Glenn Carter, 74, is going to have the Navy test his private well in Warminster. He said he was not surprised by the contamination, having worked on the Bucks County base decades ago.
"Back in the late '50s, nobody worried about stuff like this," he said. "Everything got buried."
Others were more concerned. Paul Lang and his neighbors said they had been suspicious after seeing so many cases of cancer in their neighborhood in the last few years - pancreatic, leukemia, liver, breast, lymphoma.
"You don't know whether it's related or not, but you certainly wonder," said one of Lang's neighbors, who did not want to give her name.
Animal studies have linked PFOS to increased rates of cancer and reproductive and developmental problems.
Karen Johnson, who heads the testing for the EPA, said authorities had known about PFOS for several years but "didn't have the lab capacity to test for it until 2013." The compound is so slippery and hard to work with that "the lab can't have any equipment that's Teflon-related - it's got to be glass."
In Warminster, one well was found to have three times the recommended levels. It was shut down this month, along with another well that registered just under the recommended level.
In Horsham, one well tested at three times and another five times the recommended level for PFOS. The township Water and Sewer Authority shut down the two wells in early August and has agreements to import water from neighboring towns as needed.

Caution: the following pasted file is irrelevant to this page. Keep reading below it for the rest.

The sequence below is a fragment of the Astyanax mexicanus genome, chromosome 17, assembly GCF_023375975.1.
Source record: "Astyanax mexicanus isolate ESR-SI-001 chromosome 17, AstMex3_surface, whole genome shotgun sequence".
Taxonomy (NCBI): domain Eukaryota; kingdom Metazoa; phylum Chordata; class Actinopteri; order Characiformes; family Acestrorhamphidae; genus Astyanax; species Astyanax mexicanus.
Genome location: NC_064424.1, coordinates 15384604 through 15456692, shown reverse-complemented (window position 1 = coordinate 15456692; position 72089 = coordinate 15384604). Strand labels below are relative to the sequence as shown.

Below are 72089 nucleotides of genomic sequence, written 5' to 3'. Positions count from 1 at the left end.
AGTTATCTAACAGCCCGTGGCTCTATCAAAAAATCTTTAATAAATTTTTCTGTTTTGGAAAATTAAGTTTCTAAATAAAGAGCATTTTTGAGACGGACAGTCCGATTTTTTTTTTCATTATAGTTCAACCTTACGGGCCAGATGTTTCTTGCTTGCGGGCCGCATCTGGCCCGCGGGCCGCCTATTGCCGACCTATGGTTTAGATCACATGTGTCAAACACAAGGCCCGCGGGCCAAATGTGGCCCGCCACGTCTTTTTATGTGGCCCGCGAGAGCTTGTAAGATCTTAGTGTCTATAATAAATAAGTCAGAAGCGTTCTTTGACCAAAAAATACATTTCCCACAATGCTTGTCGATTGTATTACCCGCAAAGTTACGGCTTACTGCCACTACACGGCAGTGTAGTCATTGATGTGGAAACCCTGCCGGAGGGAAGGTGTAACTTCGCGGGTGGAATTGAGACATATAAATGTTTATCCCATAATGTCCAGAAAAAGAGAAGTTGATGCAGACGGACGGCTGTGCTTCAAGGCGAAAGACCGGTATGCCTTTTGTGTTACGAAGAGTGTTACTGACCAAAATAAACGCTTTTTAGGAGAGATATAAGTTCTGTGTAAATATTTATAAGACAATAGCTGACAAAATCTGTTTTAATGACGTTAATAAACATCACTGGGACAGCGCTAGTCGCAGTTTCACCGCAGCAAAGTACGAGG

Tina O'Rourke, business manager for the Horsham water authority, said the two wells produced about 26 percent of the town's water supply. She estimated it would be at least a year before the situation is resolved, either by treating the two wells or "replacing that water in some other manner."
Greg Preston, who works with the Navy's Base Realignment and Closure program, said the Navy was "100 percent committed to the problem," though the Navy sold the Warminster base in 2000 and has been trying since 2006 to unload the Willow Grove base. "We don't cut and run when we sell the deed."
Horsham's redevelopment agency, which had hoped to have part of the property in early 2015, cannot take ownership of the base until the PFOS issues are resolved - which could take from a few months to a couple of years.
"It's a very big unknown. A very big unknown," said Michael McGee, executive director of the redevelopment agency.
Here is a look at the contaminants involved in the cleanup:
What is it? Perfluorooctane sulfonate (PFOS) is one of the most common types of perfluorinated compounds in the United States. They were developed in the 1950s and used for decades in products such as firefighting foam, nonstick coating, textiles, semiconductors, and paper products. PFOS is no longer manufactured in the United States.
Built to last. Because the compounds are designed to repel water and fatty substances, they don't wash away or biodegrade naturally. They can be hard to test for, hard to clean up, and easily spread. The compounds have been detected in humans, fish, and other animals nationwide.
Health effects. Studies of rodents, monkeys, and other animals have found the compounds build up in the liver and kidneys, and can lead to cancer and reproductive and developmental problems. A 2009 provisional health advisory by the EPA said PFOS above 0.2 parts per billion "may cause adverse health effects in the short term (weeks to months)." The agency is in the final stage of peer review for formal guidelines on human exposure.
SOURCE: U.S. Environmental Protection Agency